Beginning of line-by-line commentary of “Aia i Honolulu kuu pohaku,” 1929.

EXPLANATION OF THE FIRST LINE.

1. Aia i Honolulu kuu pohaku

Kapanookalani’s thoughts:—This land Honolulu, it is close to Nanawale, Puna, by the sea. It is a ku, a small land in between large lands.

The stone [pohaku] is Lord [Haku] of the chiefess and in this word, the important idea is chiefess [‘lii wahine].

Kahapula’s thoughts:—Honolulu is on Oahu, where King Kamehameha V dwelt and those who opposed him is the Honolulu in this first line of the mele. It was here his enemies schemed and carried out all their defiant acts against him. While they knew the wish of the King to marry the chiefess Pauahi, her teacher, Amos Cooke secretly agreed to  Bishop for him to meet with Pauahi without the knowledge of her parents. That is how Pauahi became Bishop’s, and this is how Bishop and his relative Lee [? William Little Lee] became dignitaries of the land.

Kupihea’s thoughts:—Honolulu is a fish stone called a Kuula, and was brought here to this Honolulu [on Oahu] from the Honolulu of Puna [on Hawaii]. This Kuula was placed in the tiny land of Honolulu where an Alii called Honolulu lived, who was related to the chiefess Peleula, whose younger sister was the beautiful Waikiki. This place is mauka of the old Rawlin’s Estate. There is a bank of coral where Honolulu is; the fishing altar [Kuula] for the fish ponds [loko i’a] is on the Waikiki side of Liliha Street and between Vineyard and King Streets.

The stone is related to chiefs from times immemorial [mai ka po mai]. It is a manifestation made by God.

Iokepa’s thoughts:—Honolulu is a small land and a canoe landing makai of Nanawale, Puna, between two sand dunes, one on the Hilo side and one on the Puna side, called Puu Waawaa. From this Honolulu is called the Honolulu here [on Oahu] which used to be called Kou before, and after it was called Honolulu until this day.

This is the meaning for the word Honolulu:—The wind is very calm [lulu] an the sea is serene; it is very fine and peaceful. Bay [? Hono] of calm sea; Hono that is peaceful.

Kuluwaimaka’s thoughts:—The stone is related to Kamehameha V. Honolulu in Puna is a lowland next to the sea. Its width is perhaps half a mile long between Na Puu o Pele and Waiakahiula on the Hilo side. Honolulu is a place where you pick opihi [ku’i opihi] and pick limu [hana limu]. There is a fine spring [punawai] there and there is a foot path there.

[And to think that this is but the very beginning of Kelsey’s detailed account of the explanation of the six loea of the mele “Aia i Honolulu kuu pohaku.” This is just the first line! It continues in the following issues!!

One more (huge) reason that Hawaiian-Language Newspapers are priceless!!!]

(Alakai o Hawaii, 12/5/1929, p. 2)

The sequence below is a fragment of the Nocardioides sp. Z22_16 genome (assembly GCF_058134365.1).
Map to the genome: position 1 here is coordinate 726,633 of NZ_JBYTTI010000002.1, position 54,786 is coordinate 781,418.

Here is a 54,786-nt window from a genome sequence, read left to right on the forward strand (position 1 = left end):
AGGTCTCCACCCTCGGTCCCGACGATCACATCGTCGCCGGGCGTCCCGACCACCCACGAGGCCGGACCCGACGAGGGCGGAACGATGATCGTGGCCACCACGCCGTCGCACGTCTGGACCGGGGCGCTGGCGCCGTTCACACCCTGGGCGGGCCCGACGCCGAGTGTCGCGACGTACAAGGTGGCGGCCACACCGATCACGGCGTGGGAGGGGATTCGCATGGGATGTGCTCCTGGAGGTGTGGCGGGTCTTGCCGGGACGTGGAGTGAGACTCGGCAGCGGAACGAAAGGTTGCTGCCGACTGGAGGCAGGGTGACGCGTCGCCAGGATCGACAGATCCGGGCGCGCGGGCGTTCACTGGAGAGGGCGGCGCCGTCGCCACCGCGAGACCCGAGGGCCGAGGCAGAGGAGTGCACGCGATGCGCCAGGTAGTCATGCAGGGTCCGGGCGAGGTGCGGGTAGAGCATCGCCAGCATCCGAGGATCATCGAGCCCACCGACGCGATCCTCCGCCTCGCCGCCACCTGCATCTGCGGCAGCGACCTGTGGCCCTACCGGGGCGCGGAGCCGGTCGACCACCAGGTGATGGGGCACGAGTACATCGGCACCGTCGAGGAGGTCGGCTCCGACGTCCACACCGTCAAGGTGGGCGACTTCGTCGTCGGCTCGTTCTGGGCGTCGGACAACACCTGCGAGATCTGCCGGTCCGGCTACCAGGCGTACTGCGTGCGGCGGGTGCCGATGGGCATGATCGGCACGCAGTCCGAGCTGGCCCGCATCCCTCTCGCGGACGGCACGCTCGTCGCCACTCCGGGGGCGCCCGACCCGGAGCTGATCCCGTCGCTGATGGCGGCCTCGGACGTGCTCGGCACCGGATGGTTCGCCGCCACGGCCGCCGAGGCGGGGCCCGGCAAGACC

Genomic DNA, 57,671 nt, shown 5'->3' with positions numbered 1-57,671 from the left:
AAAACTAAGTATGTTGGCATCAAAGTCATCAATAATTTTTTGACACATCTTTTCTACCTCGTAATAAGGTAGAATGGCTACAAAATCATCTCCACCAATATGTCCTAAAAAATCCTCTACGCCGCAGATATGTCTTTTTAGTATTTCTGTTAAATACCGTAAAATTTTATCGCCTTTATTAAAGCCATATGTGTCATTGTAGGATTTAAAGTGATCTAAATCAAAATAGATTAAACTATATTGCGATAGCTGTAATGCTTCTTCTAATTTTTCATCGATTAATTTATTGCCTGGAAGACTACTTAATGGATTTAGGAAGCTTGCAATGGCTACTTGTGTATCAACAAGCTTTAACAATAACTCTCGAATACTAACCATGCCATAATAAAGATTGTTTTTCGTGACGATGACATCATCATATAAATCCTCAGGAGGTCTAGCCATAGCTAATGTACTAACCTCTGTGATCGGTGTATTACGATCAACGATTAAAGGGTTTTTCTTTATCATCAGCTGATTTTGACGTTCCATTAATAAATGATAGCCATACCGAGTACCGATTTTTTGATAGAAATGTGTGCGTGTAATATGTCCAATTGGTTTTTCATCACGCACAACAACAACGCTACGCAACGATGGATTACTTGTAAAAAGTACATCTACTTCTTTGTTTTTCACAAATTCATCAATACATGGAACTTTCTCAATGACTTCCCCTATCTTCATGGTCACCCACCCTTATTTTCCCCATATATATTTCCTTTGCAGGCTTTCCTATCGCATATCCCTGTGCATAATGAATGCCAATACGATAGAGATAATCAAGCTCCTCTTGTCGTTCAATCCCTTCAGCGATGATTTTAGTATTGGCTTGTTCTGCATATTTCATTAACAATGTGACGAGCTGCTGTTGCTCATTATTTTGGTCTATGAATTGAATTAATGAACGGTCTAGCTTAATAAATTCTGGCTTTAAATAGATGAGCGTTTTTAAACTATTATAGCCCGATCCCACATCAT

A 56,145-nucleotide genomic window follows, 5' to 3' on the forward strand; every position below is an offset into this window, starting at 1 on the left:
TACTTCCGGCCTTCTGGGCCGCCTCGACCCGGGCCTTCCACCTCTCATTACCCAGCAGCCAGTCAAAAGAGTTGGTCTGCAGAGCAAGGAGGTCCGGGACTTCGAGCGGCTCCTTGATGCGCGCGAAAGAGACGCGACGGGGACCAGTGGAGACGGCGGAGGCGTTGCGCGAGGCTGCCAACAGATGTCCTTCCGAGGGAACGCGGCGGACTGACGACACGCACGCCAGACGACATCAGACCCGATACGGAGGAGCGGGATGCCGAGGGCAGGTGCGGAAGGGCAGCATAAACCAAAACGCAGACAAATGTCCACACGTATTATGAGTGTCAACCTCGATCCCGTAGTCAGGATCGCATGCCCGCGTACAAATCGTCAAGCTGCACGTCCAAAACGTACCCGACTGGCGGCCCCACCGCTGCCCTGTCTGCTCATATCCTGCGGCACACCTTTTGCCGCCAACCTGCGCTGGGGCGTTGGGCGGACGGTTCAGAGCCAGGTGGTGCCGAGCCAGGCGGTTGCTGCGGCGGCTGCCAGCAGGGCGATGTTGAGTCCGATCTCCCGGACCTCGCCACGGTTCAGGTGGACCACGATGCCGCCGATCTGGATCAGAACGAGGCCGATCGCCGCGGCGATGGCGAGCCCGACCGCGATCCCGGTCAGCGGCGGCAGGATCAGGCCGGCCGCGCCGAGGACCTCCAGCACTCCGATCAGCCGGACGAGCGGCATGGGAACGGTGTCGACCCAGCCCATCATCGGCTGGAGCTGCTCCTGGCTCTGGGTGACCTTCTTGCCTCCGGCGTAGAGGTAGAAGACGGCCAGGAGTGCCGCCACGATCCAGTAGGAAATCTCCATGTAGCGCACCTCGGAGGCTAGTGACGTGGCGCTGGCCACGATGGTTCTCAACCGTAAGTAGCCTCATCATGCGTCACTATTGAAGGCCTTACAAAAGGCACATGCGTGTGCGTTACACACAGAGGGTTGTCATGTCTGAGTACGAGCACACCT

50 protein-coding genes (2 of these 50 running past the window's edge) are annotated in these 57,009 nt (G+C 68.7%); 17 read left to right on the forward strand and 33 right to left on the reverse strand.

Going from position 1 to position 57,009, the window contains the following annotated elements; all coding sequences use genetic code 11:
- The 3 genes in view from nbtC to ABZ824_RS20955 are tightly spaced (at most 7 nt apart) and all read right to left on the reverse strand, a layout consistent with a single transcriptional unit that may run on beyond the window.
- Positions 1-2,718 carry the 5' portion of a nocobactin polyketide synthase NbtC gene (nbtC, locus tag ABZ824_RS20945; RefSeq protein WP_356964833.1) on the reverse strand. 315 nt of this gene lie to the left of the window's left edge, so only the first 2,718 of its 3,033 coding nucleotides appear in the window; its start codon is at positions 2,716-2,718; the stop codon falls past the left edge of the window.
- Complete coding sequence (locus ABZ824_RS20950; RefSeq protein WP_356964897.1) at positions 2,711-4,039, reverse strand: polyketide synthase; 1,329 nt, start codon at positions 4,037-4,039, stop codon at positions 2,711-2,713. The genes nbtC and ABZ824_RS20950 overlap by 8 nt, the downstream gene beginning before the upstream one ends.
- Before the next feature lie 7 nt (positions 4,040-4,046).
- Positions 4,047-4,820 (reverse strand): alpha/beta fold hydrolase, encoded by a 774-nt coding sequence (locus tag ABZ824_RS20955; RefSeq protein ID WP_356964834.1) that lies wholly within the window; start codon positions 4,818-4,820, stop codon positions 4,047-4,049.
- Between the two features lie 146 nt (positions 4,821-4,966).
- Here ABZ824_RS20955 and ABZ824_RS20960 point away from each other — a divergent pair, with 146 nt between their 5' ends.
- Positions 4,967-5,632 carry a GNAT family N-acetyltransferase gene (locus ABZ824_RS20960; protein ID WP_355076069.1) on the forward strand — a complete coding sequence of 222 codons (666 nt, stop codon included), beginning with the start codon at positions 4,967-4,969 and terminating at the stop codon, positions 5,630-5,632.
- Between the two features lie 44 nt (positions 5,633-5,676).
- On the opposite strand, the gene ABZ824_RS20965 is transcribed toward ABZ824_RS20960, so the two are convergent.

NA MANAO WEHEWEHE MALUNA O KA LAINA EKAHI.

Ke Alakai o Hawaii, Buke 1, Helu 32, Aoao 2. Dekemapa 5, 1929.

Advertisements

Tsunami? 1862.

Turbulent Sea.

On Tuesday, the 28th of January, at Waialua, Molokai, exceptionally rough seas were seen, and there was much damage. The fish ponds from Moanui until Puako were smashed by the sea. The road at Honouliwai was dashed, and horses cannot  travel there. On the night of the 29th, there was a great earthquake, and the earth shook for eleven seconds. This is what was written in by M. Timoteo.

(Hoku o ka Pakipika, 2/20/1862, p. 2)

Kaikoo nui.

Ka Hoku o ka Pakipika, Buke I, Helu 22, Aoao 2. Feberuari 20, 1862.

New fishing laws for amaama (mullet), 1911.

Ban on Amaama.

There are many people in this Territory who donʻt know that they have been breaking the law since the first of this month, December; those law breakers are the owners of fish ponds, and those who sell amaama at markets. According to the law passed during this past Legislative Session of 1911, eating of amaama is banned from the 1st of December until the 1st of March.

Therefore, Attorney General Lindsay sent notice to the fish sellers at the markets that the sale of amaama over the counter will not be allowed anymore from next Tuesday on. Both ocean amaama and pond amaama are banned.

With this restriction on amaama during these months, there will be seen fish shortages in town on occasion in the future. It is known that during stormy times and when the sea is rough you canʻt get ocean fish. Amaama is a fish you can get all the time, in good and bad weather, and it is a favorite fish of the people.

This law prohibiting its sale to the public will make it disappear for several months before reappearing again. And dining tables in the upcoming holidays will be without this familiar fish of the land.

(Aloha Aina, 1/23/1911, p. 1)

KAPU KA AMAAMA.

Ke Aloha Aina, Buke XVI, Helu 51, Aoao 1. Dekemaba 23, 1911.